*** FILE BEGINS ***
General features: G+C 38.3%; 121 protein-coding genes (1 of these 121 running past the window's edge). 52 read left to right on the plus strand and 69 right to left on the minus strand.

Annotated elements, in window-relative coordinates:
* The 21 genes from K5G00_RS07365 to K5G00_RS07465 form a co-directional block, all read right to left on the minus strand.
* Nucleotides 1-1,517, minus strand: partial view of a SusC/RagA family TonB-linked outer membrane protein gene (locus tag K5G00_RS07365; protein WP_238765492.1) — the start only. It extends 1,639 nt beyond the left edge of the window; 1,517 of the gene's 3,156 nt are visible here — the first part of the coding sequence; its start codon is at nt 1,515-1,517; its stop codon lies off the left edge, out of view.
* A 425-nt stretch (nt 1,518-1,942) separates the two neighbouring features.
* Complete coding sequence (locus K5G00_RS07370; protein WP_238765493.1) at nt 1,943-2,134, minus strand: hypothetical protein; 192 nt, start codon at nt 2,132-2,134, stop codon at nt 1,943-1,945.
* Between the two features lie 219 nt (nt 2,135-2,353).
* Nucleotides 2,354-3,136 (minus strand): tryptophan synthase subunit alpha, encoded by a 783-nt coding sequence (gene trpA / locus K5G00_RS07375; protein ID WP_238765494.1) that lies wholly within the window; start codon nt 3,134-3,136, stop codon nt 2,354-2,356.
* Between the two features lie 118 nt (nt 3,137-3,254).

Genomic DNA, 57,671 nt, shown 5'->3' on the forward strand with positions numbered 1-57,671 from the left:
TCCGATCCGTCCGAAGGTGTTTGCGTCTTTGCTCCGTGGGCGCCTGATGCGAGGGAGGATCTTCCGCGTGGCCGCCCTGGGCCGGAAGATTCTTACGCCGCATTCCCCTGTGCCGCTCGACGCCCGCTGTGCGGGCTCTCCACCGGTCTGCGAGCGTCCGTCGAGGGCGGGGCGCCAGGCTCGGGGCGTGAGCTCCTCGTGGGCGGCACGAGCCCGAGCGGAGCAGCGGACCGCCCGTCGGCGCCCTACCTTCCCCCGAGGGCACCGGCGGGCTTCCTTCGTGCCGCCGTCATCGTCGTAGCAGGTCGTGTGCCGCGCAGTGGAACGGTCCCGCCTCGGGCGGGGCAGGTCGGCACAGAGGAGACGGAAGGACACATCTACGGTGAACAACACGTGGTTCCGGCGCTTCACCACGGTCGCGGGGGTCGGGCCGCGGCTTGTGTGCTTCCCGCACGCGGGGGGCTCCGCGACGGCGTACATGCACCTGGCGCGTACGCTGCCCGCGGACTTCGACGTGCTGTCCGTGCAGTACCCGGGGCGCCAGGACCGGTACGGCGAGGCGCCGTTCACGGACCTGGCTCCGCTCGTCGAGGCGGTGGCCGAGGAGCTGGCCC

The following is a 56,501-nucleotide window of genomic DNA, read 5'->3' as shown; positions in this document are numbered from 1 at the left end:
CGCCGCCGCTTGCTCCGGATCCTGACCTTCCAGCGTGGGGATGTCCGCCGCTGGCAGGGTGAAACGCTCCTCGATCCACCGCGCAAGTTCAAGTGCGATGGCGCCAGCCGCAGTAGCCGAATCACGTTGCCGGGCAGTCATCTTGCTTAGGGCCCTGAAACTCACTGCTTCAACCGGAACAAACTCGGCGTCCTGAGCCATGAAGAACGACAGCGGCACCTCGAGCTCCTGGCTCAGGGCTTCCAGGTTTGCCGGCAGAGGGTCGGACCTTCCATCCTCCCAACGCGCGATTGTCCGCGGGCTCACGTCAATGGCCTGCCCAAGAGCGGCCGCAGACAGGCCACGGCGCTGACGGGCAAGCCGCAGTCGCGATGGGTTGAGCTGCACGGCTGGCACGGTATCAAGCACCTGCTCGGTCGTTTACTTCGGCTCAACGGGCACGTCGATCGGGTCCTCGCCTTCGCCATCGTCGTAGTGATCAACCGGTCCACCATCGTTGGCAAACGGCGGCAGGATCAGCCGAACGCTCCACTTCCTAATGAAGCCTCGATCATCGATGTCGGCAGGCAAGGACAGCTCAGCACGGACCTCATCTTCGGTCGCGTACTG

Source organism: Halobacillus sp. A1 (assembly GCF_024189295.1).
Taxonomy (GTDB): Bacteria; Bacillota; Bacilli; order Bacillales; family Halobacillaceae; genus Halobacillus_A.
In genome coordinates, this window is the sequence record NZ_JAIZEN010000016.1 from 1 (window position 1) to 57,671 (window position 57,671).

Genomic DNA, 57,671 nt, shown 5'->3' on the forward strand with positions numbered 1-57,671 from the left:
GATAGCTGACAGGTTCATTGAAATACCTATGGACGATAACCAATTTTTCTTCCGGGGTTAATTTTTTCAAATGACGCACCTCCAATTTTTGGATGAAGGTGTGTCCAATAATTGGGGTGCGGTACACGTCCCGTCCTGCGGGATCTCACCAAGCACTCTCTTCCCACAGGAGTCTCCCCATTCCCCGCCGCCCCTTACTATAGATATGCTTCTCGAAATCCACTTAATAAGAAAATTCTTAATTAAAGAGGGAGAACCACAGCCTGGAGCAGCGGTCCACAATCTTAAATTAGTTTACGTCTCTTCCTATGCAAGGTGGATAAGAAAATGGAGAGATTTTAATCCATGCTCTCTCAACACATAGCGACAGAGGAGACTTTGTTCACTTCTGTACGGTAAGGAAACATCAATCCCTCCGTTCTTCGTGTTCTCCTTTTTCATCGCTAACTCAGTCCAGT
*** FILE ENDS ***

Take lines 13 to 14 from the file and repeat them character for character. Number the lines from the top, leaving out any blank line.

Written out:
CGCCGCCGCTTGCTCCGGATCCTGACCTTCCAGCGTGGGGATGTCCGCCGCTGGCAGGGTGAAACGCTCCTCGATCCACCGCGCAAGTTCAAGTGCGATGGCGCCAGCCGCAGTAGCCGAATCACGTTGCCGGGCAGTCATCTTGCTTAGGGCCCTGAAACTCACTGCTTCAACCGGAACAAACTCGGCGTCCTGAGCCATGAAGAACGACAGCGGCACCTCGAGCTCCTGGCTCAGGGCTTCCAGGTTTGCCGGCAGAGGGTCGGACCTTCCATCCTCCCAACGCGCGATTGTCCGCGGGCTCACGTCAATGGCCTGCCCAAGAGCGGCCGCAGACAGGCCACGGCGCTGACGGGCAAGCCGCAGTCGCGATGGGTTGAGCTGCACGGCTGGCACGGTATCAAGCACCTGCTCGGTCGTTTACTTCGGCTCAACGGGCACGTCGATCGGGTCCTCGCCTTCGCCATCGTCGTAGTGATCAACCGGTCCACCATCGTTGGCAAACGGCGGCAGGATCAGCCGAACGCTCCACTTCCTAATGAAGCCTCGATCATCGATGTCGGCAGGCAAGGACAGCTCAGCACGGACCTCATCTTCGGTCGCGTACTG

Source organism: Halobacillus sp. A1 (assembly GCF_024189295.1).